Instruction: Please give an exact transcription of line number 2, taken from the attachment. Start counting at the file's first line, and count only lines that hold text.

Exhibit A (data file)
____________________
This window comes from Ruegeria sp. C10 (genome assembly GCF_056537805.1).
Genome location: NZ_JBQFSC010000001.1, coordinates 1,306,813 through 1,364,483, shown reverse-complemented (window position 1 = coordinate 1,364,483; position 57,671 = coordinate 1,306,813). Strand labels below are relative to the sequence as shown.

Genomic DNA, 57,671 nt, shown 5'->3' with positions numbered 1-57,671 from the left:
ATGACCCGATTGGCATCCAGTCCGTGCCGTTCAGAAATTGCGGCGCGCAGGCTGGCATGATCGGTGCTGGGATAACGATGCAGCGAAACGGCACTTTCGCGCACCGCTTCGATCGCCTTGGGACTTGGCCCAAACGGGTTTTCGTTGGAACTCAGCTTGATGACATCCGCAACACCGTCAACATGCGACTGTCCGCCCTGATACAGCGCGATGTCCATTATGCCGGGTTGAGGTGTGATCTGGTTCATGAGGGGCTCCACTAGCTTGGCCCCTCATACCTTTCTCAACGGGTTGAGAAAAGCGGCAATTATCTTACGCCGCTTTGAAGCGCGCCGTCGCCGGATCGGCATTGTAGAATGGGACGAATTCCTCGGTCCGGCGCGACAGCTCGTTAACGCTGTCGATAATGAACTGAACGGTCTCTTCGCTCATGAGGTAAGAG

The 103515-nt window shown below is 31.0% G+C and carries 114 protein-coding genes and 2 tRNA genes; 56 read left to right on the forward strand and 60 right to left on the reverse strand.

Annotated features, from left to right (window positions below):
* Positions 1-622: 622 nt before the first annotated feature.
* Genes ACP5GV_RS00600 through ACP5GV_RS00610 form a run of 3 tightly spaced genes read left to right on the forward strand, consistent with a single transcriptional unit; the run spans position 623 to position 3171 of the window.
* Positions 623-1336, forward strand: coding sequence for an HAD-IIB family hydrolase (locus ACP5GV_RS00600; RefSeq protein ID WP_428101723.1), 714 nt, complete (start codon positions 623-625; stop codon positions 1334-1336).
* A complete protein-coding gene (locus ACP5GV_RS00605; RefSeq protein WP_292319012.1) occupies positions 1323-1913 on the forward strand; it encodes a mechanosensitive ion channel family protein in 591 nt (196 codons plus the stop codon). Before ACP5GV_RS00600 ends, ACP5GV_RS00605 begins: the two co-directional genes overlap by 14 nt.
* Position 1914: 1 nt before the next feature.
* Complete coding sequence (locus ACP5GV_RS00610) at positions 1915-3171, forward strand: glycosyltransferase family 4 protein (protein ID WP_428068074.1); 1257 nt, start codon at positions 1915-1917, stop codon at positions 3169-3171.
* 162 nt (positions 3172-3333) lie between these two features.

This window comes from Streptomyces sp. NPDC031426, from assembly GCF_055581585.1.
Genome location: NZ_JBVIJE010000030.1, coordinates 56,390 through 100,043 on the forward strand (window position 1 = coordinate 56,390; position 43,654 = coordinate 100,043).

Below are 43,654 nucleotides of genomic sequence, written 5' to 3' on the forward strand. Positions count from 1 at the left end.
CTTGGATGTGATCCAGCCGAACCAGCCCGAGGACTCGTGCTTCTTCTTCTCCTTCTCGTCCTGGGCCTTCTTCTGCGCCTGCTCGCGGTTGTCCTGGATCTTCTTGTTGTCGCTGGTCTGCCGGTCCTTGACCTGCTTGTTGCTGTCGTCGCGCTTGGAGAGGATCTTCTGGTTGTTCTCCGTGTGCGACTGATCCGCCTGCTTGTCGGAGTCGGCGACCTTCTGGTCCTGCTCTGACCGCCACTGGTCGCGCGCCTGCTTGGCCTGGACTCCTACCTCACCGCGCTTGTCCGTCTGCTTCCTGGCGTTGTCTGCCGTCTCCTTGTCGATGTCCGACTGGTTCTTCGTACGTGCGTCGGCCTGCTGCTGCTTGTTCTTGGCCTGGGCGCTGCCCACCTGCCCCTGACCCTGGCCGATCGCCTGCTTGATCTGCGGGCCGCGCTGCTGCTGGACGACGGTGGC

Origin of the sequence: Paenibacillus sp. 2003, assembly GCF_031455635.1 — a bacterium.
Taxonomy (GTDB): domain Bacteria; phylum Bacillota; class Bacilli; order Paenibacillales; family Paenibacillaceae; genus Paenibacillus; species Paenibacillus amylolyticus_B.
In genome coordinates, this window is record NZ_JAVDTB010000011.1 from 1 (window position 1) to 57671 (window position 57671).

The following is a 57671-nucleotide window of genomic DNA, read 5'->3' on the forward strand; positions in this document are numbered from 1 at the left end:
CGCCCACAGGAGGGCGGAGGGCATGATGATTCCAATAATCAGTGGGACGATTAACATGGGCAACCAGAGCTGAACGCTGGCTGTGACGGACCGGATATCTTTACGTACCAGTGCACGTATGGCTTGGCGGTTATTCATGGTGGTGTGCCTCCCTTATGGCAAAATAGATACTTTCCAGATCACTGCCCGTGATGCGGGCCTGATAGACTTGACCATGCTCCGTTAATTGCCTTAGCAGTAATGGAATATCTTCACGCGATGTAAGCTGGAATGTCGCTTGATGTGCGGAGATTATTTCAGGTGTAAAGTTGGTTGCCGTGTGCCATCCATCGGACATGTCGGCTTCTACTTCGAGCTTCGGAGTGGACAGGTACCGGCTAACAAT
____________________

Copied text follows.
Genome location: NZ_JBQFSC010000001.1, coordinates 1,306,813 through 1,364,483, shown reverse-complemented (window position 1 = coordinate 1,364,483; position 57,671 = coordinate 1,306,813). Strand labels below are relative to the sequence as shown.